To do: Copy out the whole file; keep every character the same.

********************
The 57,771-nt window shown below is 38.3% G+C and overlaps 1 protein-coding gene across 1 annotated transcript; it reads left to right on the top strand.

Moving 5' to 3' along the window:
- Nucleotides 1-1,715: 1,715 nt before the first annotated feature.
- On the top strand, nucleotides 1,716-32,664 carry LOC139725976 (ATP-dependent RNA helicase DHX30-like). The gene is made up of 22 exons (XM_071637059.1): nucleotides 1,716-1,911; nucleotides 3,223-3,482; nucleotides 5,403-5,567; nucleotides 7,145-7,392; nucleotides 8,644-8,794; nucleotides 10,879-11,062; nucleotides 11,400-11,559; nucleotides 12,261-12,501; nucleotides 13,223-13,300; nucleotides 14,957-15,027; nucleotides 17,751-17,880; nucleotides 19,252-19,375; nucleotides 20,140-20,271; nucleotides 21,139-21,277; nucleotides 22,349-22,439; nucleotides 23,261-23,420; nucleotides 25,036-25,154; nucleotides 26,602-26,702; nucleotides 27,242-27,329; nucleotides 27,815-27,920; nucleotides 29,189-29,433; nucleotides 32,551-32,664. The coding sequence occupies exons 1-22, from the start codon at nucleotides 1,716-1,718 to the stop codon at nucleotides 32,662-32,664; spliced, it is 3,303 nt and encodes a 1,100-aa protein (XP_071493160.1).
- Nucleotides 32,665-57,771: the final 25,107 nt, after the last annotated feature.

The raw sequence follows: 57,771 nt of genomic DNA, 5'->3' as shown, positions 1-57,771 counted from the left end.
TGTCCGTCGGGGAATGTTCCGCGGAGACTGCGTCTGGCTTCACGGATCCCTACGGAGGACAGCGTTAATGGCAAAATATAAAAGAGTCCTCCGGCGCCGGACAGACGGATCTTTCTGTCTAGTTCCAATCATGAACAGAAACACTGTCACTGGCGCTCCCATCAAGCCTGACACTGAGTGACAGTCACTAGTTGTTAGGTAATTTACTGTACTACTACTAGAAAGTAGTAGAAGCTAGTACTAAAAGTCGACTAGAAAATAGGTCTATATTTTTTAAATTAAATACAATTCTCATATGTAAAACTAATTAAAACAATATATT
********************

The 57,771-nt window shown below is 38.3% G+C and overlaps 1 protein-coding gene across 1 annotated transcript; it reads left to right on the top strand.

Moving 5' to 3' along the window:
- Nucleotides 1-1,715: 1,715 nt before the first annotated feature.
- On the top strand, nucleotides 1,716-32,664 carry LOC139725976 (ATP-dependent RNA helicase DHX30-like). The gene is made up of 22 exons (XM_071637059.1): nucleotides 1,716-1,911; nucleotides 3,223-3,482; nucleotides 5,403-5,567; nucleotides 7,145-7,392; nucleotides 8,644-8,794; nucleotides 10,879-11,062; nucleotides 11,400-11,559; nucleotides 12,261-12,501; nucleotides 13,223-13,300; nucleotides 14,957-15,027; nucleotides 17,751-17,880; nucleotides 19,252-19,375; nucleotides 20,140-20,271; nucleotides 21,139-21,277; nucleotides 22,349-22,439; nucleotides 23,261-23,420; nucleotides 25,036-25,154; nucleotides 26,602-26,702; nucleotides 27,242-27,329; nucleotides 27,815-27,920; nucleotides 29,189-29,433; nucleotides 32,551-32,664. The coding sequence occupies exons 1-22, from the start codon at nucleotides 1,716-1,718 to the stop codon at nucleotides 32,662-32,664; spliced, it is 3,303 nt and encodes a 1,100-aa protein (XP_071493160.1).
- Nucleotides 32,665-57,771: the final 25,107 nt, after the last annotated feature.

The raw sequence follows: 57,771 nt of genomic DNA, 5'->3' as shown, positions 1-57,771 counted from the left end.
TGTCCGTCGGGGAATGTTCCGCGGAGACTGCGTCTGGCTTCACGGATCCCTACGGAGGACAGCGTTAATGGCAAAATATAAAAGAGTCCTCCGGCGCCGGACAGACGGATCTTTCTGTCTAGTTCCAATCATGAACAGAAACACTGTCACTGGCGCTCCCATCAAGCCTGACACTGAGTGACAGTCACTAGTTGTTAGGTAATTTACTGTACTACTACTAGAAAGTAGTAGAAGCTAGTACTAAAAGTCGACTAGAAAATAGGTCTATATTTTTTAAATTAAATACAATTCTCATATGTAAAACTAATTAAAACAATATATT